|Shrine at Hana no Ego|
|One of Yakushima's many shrines|
to Ebisu. This one is in Mugyo.
Ebisu is one of Japan's Seven Gods of Fortune. You can find a series of seven large statues erected at seven points around the island in 2011, each statue portraying one of the gods. In fact, let me save that for another blog post.
Today, I'll focus on Ippon Houju, the god of fortune of the mountains. Most Japanese may know him by one of his other names: Hoori or Yama no Sachi Hiko.
To understand his place in both religion and culture, let's trace the first Shinto gods and their descendants down to the first emperor of Japan, and stop along the way when we get to Hoori. I'm a newbie when it comes to the Shinto religion, so I'm going to pull out my books (i.e. the picture book versions of the Nihon Shoki and Kojiki) and charts now:
|Abbreviated lineage of Shinto gods and goddesses, as I understand it.|
Okay, stop there. Do you know the story of Urashima Taro and the underwater kingdom? It's a Japanese fairy tale (one of the three most famous Japanese fairy tales) about a boy (Urashima Taro) who rescues a turtle, and in return the turtle takes him to the undersea kingdom of the dragon god and turns into a princess. When Taro decides to go home after three days, she gives him a box and tells him not to open it. (Can you tell where this is going?) When he gets home everything has changed. He recklessly opens the box and instantly turns into an old man.
|Participants in Yakushima's|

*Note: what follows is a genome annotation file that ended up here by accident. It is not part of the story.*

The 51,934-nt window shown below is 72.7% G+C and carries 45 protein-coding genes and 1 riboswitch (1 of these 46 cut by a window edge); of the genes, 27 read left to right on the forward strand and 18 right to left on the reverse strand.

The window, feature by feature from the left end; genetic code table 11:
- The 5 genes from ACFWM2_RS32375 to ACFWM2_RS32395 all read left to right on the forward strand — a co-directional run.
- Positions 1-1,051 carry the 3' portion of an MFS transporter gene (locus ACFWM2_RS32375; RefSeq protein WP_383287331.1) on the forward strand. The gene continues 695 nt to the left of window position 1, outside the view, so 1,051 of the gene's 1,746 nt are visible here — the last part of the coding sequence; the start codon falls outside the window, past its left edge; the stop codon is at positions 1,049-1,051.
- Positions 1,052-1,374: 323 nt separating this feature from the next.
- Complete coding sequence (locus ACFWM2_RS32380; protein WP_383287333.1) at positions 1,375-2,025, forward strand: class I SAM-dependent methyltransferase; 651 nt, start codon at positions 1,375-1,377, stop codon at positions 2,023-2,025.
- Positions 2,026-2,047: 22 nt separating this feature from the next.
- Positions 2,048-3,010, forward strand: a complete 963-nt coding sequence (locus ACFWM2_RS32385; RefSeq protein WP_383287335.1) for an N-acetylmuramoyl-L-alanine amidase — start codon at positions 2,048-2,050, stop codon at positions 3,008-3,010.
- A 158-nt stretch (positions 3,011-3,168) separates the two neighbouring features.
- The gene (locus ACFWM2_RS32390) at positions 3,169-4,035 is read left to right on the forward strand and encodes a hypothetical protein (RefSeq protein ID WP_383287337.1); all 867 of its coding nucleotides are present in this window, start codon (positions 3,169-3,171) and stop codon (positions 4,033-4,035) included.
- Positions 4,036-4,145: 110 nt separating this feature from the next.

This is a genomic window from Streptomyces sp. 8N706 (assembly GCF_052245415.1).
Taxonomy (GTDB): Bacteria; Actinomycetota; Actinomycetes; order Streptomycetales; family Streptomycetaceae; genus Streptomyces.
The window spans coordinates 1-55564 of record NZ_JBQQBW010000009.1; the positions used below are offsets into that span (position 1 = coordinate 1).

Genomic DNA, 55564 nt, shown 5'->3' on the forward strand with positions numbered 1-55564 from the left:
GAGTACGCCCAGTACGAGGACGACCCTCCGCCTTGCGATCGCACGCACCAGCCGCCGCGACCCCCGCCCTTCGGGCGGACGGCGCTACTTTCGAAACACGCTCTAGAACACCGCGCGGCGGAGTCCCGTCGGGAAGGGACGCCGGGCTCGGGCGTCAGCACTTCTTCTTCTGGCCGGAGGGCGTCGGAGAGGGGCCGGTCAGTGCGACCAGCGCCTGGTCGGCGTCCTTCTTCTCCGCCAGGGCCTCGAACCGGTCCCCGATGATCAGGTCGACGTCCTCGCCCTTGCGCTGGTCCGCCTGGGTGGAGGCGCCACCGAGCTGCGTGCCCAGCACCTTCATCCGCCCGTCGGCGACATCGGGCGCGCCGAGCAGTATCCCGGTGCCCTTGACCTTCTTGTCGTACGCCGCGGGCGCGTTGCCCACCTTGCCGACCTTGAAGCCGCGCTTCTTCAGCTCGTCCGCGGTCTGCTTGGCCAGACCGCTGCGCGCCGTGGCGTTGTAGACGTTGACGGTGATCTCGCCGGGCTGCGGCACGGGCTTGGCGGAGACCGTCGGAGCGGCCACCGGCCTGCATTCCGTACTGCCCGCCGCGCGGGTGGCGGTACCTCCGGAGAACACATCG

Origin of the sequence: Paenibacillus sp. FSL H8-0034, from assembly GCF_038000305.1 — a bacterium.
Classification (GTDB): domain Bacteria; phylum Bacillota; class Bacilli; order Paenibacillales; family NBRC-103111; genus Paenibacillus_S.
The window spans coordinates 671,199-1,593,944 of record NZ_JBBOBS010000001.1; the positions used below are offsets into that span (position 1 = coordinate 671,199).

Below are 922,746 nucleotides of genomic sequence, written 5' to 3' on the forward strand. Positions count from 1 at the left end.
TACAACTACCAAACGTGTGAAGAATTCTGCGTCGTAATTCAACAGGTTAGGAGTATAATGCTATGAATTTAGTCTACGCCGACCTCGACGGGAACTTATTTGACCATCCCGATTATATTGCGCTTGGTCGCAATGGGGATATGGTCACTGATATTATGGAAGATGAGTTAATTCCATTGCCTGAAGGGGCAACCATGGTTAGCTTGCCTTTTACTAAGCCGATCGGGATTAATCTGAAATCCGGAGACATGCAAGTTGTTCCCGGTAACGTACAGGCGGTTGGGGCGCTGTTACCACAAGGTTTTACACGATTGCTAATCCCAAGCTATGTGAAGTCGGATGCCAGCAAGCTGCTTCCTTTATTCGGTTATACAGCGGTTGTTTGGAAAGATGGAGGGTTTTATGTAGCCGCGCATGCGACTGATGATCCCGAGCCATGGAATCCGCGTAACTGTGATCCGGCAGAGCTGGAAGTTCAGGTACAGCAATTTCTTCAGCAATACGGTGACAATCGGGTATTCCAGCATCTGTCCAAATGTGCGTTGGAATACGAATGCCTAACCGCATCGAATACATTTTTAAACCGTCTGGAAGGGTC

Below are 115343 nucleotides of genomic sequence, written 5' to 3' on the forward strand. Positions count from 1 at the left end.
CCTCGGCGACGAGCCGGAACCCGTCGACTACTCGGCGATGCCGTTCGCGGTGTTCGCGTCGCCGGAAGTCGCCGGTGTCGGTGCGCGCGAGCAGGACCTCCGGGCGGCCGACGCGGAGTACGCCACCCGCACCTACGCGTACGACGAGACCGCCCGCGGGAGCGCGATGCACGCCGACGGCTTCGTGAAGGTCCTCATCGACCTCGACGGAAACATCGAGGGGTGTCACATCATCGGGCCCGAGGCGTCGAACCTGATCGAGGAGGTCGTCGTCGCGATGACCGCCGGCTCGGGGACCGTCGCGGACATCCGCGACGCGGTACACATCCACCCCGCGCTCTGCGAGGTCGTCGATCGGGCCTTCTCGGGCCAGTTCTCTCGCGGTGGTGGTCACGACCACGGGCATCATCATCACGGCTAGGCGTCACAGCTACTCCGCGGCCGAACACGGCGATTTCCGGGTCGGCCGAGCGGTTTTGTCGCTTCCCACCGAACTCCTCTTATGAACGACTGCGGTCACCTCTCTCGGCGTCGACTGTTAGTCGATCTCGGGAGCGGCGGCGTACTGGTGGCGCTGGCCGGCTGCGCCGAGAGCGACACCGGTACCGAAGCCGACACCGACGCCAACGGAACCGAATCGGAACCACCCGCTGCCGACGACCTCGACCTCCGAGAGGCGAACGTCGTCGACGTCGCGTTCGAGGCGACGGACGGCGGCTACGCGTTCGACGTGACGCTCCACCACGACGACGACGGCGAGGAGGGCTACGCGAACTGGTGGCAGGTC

Goshinsan Festival stage a
kind of tug-of-war between
the sea and the mountains.
|Yakushima is a favorite|
breeding ground of sea
But Hikohohodemi no Mikoto also has a Buddhist name, or perhaps a title, Ippon Houju Dai GonGen. In the mid-15th century, the ruler of the Tanegashima clan was introducing Nichiren Buddhism to the islands of Tanegashima, Yakushima, and Kuchinoerabu, but in Yakushima it wasn't a simple switch. You see, while things may have gone smoothly on the geographically flat island of Tanegashima, on the neighboring mountainous island of Yakushima, Shinto worship of mountain gods continued to be popular and the Ritsu school of Buddhism had also been established. In the mid-15th century, there were also a lot of earth quakes and un-fortuitous occurrences in Yakushima, which the islanders contributed to the deity’s resistance to the new religion. So when a monk named Shounin Nichizou from Kyoto came to spread the Nichiren school, it's not surprising that the islanders were reluctant to convert. It is said that, after the customary rituals failed to placate the gods, Nichizou resorted to hiking up Mt. Miyanoura where he stayed for several days and chanted a million times. Then a white deer appeared and knelt before him, and the earthquakes stopped. The islanders were deeply impressed and embraced the Nichiren school.
|A stone shrine erected in|
honor of Ippon Houju atop
Since that time Buddhism has fallen in and out of favor and temples and shrines in the towns of Yakushima have flourished and waned with the tides, but the Ippon Houju stone monuments persist.
*Disclaimer: I don't know squat about Shinto traditions, except that Shinto stories make for great manga adventures. Especially in this land where Shinto and Buddhist schools and Shigendo traditions have melded and flourished and fallen into decline and favor again, there are bound to be many details that have been cloaked in ambiguity. Everyone has their own opinions. For this blog, I've leaned heavily on the snippets written in books by Toshimi Shimano (下野敏見氏) as well as things I've picked up from friend, lectures, and hearsay, but if I've stated something odd, please let me know!